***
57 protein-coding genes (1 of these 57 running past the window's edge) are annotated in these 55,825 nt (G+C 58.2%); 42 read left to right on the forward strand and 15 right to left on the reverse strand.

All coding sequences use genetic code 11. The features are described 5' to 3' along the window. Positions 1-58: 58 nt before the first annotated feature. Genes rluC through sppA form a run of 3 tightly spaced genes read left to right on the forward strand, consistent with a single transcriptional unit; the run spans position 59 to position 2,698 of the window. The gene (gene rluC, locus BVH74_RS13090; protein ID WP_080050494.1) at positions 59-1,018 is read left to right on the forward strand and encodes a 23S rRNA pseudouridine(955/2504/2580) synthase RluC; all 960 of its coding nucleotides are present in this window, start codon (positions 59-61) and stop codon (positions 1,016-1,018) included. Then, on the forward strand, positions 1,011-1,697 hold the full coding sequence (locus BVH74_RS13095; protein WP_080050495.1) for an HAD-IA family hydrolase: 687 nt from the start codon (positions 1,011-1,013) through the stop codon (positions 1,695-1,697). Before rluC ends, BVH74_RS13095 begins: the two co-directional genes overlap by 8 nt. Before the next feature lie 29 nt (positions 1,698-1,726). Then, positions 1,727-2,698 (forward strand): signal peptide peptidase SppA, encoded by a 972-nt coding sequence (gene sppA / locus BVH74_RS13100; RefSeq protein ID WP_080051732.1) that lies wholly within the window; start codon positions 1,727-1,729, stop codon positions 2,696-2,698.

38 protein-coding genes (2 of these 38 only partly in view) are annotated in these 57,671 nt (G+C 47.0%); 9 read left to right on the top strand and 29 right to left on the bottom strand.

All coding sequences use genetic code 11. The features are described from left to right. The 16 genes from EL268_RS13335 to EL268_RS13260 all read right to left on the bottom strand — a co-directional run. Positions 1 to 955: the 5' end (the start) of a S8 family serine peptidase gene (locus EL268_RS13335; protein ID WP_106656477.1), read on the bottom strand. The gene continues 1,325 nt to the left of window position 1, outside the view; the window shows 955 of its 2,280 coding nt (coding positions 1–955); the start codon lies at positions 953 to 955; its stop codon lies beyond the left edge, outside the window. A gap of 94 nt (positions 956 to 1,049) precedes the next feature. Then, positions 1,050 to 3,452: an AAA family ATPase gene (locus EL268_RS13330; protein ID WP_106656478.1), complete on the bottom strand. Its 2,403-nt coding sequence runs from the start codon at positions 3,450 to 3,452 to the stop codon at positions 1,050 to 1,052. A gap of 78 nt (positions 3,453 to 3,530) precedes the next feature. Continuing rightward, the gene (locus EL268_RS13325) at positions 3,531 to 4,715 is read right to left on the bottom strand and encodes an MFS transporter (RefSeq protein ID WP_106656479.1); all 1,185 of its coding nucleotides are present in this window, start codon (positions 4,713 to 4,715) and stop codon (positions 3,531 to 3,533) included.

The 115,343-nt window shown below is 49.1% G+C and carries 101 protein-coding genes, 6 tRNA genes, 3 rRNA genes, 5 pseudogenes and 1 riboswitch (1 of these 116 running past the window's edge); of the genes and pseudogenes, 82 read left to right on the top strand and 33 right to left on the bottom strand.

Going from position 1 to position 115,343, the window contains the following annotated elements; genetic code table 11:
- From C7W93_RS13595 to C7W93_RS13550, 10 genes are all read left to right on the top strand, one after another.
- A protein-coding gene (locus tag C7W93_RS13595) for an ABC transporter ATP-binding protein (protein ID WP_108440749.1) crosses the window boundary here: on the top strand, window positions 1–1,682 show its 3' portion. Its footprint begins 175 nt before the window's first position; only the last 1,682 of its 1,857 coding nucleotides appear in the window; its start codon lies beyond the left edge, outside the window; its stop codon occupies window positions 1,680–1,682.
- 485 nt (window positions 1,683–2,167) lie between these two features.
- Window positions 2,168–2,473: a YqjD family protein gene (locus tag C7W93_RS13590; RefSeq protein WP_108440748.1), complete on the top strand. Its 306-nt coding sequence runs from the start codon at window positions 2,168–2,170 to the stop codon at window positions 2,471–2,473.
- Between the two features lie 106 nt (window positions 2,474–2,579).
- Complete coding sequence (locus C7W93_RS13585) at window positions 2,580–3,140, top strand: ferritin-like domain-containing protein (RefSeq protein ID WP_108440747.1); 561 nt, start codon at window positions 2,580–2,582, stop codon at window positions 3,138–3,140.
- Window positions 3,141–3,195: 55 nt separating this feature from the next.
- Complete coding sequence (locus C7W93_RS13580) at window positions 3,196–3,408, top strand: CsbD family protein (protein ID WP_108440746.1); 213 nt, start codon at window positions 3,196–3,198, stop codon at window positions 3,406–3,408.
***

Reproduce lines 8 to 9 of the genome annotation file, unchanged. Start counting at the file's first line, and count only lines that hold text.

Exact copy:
- A protein-coding gene (locus tag C7W93_RS13595) for an ABC transporter ATP-binding protein (protein ID WP_108440749.1) crosses the window boundary here: on the top strand, window positions 1–1,682 show its 3' portion. Its footprint begins 175 nt before the window's first position; only the last 1,682 of its 1,857 coding nucleotides appear in the window; its start codon lies beyond the left edge, outside the window; its stop codon occupies window positions 1,680–1,682.
- 485 nt (window positions 1,683–2,167) lie between these two features.